The president and his family like to surround themselves with people who think and act like them — unfair and likely illegal business practices and all.
The president’s son-in-law Jared Kushner’s family business has been slapped with a class-action lawsuit alleging that the company, which owns an array of Baltimore area housing developments, has been unduly predatory in their rent collection practices. According to the suit, the company has been charging tenants for “court fees not actually approved by any court” and five percent late fees which are “often unfounded.” The five percent late fees have allegedly not just been tacked onto owed rent; they have also been being tacked onto the unfounded court fees.
When tenants do pay their rent, the rent payments have been put towards these unfounded fees setting a “vicious cycle” in motion in which tenants end up “late” on their rent and being charged for a whole new round of late fees and court costs. All the while, these tenants have been threatened with eviction and/or court summons if they don’t pay up right away.
The class-action lawsuit against Kushner Companies has been brought jointly by the Santoni, Vocci & Ortega and Brown Goldstein & Levy law offices along with the Public Justice Center, a “civil legal aid office” in the Baltimore area. The Santoni, Vocci & Ortega firm and the Public Justice Center have each been part of similar cases in the past, while the Brown Goldstein & Levy law office specializes in civil rights cases.
When all of these details are combined, it becomes obvious that the Trump administration’s goal of protecting the interest of working-class Americans is a joke. Like in their private lives, the president and the members of his inner circle are looking out for one thing and one thing alone — their pocketbooks.
Unsurprisingly, a spokesperson for Kushner Companies declined to comment, stating, “We will respond to the complaint at the appropriate time in the legal proceedings.”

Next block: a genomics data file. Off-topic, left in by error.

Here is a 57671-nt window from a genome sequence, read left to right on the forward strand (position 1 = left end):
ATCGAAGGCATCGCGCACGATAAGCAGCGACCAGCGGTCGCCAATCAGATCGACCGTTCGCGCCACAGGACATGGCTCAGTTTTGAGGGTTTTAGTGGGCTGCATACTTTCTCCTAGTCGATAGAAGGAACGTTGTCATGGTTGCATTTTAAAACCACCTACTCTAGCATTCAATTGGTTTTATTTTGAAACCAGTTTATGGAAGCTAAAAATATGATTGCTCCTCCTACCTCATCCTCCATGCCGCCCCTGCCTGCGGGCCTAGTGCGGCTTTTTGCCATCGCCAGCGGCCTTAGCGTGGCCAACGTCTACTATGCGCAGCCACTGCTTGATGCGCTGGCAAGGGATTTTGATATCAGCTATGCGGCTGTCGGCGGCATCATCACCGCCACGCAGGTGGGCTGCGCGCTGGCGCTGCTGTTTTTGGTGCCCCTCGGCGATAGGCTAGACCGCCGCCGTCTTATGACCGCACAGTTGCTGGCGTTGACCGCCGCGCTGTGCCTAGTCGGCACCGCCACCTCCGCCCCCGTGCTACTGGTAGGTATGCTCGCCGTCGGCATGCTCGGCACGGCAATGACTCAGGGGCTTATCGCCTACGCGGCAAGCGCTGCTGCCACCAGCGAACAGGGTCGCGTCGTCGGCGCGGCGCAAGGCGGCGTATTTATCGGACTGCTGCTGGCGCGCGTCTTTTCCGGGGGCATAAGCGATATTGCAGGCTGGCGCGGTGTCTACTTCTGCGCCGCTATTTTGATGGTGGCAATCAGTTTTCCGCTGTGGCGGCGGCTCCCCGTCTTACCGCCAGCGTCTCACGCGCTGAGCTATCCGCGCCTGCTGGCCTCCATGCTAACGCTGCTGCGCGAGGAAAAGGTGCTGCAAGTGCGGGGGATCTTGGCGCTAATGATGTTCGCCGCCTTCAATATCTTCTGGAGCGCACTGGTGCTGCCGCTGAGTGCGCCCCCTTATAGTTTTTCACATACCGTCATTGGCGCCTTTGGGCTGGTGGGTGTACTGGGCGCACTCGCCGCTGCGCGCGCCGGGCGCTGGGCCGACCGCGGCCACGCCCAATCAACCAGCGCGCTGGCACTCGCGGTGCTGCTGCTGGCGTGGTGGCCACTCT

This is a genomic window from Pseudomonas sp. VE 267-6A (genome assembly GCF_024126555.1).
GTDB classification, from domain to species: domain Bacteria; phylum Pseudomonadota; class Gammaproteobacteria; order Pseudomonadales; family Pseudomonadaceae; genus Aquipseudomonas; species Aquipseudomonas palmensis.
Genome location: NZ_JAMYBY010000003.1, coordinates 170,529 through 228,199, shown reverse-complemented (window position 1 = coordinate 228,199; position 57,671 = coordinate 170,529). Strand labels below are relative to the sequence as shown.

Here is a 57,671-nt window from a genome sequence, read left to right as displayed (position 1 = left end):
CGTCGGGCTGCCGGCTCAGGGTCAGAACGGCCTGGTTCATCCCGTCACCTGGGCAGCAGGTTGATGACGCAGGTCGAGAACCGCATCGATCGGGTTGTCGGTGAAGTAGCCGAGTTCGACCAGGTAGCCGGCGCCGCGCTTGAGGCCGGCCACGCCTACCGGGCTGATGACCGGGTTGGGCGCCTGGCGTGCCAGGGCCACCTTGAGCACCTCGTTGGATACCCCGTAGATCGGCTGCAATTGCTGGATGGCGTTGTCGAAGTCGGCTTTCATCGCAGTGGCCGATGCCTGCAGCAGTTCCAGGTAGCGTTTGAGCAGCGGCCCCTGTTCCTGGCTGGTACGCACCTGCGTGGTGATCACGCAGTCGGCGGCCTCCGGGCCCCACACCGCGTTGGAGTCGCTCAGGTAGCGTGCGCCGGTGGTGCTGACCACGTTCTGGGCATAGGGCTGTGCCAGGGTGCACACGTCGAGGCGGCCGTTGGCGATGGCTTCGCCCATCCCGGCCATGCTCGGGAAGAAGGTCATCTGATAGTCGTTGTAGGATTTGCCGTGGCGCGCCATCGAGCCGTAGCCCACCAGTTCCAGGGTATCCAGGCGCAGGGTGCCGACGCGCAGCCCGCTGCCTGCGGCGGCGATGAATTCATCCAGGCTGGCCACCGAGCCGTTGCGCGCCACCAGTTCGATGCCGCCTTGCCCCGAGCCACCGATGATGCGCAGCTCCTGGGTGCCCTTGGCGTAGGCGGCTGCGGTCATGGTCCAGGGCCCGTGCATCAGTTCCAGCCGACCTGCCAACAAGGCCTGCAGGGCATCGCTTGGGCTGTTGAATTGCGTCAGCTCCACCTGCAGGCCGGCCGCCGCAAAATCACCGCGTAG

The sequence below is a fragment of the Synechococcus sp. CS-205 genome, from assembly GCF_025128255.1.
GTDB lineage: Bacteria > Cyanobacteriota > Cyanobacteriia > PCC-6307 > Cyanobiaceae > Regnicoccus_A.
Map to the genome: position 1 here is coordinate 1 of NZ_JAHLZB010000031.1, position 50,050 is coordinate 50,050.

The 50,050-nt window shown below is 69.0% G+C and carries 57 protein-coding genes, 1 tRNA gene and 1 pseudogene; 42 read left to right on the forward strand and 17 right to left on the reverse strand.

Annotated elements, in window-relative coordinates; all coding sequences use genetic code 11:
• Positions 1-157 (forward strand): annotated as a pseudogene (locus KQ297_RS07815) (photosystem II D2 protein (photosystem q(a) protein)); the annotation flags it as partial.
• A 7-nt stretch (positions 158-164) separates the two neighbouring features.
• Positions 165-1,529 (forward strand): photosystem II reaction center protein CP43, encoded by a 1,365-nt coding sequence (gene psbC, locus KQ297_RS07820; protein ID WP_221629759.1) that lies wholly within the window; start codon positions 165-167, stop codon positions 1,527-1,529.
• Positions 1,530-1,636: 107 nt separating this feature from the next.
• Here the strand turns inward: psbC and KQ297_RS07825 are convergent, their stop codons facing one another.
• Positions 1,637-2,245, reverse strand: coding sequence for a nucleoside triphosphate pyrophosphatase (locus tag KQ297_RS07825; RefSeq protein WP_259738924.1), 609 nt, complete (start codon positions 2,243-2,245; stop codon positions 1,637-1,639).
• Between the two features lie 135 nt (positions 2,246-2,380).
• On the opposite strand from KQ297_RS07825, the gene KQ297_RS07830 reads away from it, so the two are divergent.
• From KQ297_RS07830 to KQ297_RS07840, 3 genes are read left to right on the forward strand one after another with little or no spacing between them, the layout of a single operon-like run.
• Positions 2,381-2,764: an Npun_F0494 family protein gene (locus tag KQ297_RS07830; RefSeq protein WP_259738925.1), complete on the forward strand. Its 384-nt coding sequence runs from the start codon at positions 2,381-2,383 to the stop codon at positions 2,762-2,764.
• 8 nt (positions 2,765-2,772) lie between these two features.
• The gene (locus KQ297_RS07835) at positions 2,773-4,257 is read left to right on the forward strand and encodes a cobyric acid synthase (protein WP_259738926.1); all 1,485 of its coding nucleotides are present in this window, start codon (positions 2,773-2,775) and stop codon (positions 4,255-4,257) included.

The Kushner family company — which Jared Kushner himself lorded over as CEO before taking a position in his father-in-law’s White House — manages a total of about 9,000 apartment units in the Baltimore area. The Kushner family company has brought hundreds of cases against current and former tenants of their apartment complexes in local courts over the years, in some cases proceeding with their allegations of late payment and the like in the face of clear evidence that they were in the wrong.
The Baltimore Sun found that even though a representative for Kushner Companies claimed their behavior was “in line with industry practices,” the company went to such great lengths in their legal pursuits that they got twenty former tenants briefly detained by police over their allegations.
Now, tenants of Kushner Companies-managed complexes are fighting back.
Andrew D. Freeman, with the civil rights case specializing Brown, Goldstein & Levy firm commented that the Kushner Companies’ “misuse of Maryland courts’ eviction proceedings to force tenants to pay these improper fees makes this scheme all the more deplorable,” adding that, “it must be stopped.”
Whether or not the Kushner family company is forced to make restitution for their wrongdoing remains to be seen. In a smaller scale recent case, a former tenant of a Kushner-owned property finally got released from a $4,615 lien — after more than seven years.
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